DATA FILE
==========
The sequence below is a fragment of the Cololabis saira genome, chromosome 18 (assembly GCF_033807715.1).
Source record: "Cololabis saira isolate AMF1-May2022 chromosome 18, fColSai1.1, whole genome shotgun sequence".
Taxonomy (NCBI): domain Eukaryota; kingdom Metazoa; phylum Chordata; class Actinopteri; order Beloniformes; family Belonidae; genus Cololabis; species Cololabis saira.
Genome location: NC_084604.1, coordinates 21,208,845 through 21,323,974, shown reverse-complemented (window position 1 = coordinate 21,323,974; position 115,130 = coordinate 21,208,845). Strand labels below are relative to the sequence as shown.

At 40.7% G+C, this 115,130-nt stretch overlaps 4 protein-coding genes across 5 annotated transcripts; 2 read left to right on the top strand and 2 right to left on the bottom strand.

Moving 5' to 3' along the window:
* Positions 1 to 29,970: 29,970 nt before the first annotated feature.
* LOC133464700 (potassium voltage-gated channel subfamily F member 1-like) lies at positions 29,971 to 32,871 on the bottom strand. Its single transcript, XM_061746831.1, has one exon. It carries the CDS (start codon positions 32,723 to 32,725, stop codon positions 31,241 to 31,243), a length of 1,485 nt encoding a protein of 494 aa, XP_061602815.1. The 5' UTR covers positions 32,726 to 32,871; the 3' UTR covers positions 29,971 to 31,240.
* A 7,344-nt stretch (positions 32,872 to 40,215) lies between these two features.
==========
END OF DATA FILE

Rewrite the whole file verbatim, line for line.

The sequence below is a fragment of the Cololabis saira genome, chromosome 18 (assembly GCF_033807715.1).
Source record: "Cololabis saira isolate AMF1-May2022 chromosome 18, fColSai1.1, whole genome shotgun sequence".
Taxonomy (NCBI): domain Eukaryota; kingdom Metazoa; phylum Chordata; class Actinopteri; order Beloniformes; family Belonidae; genus Cololabis; species Cololabis saira.
Genome location: NC_084604.1, coordinates 21,208,845 through 21,323,974, shown reverse-complemented (window position 1 = coordinate 21,323,974; position 115,130 = coordinate 21,208,845). Strand labels below are relative to the sequence as shown.

At 40.7% G+C, this 115,130-nt stretch overlaps 4 protein-coding genes across 5 annotated transcripts; 2 read left to right on the top strand and 2 right to left on the bottom strand.

Moving 5' to 3' along the window:
* Positions 1 to 29,970: 29,970 nt before the first annotated feature.
* LOC133464700 (potassium voltage-gated channel subfamily F member 1-like) lies at positions 29,971 to 32,871 on the bottom strand. Its single transcript, XM_061746831.1, has one exon. It carries the CDS (start codon positions 32,723 to 32,725, stop codon positions 31,241 to 31,243), a length of 1,485 nt encoding a protein of 494 aa, XP_061602815.1. The 5' UTR covers positions 32,726 to 32,871; the 3' UTR covers positions 29,971 to 31,240.
* A 7,344-nt stretch (positions 32,872 to 40,215) lies between these two features.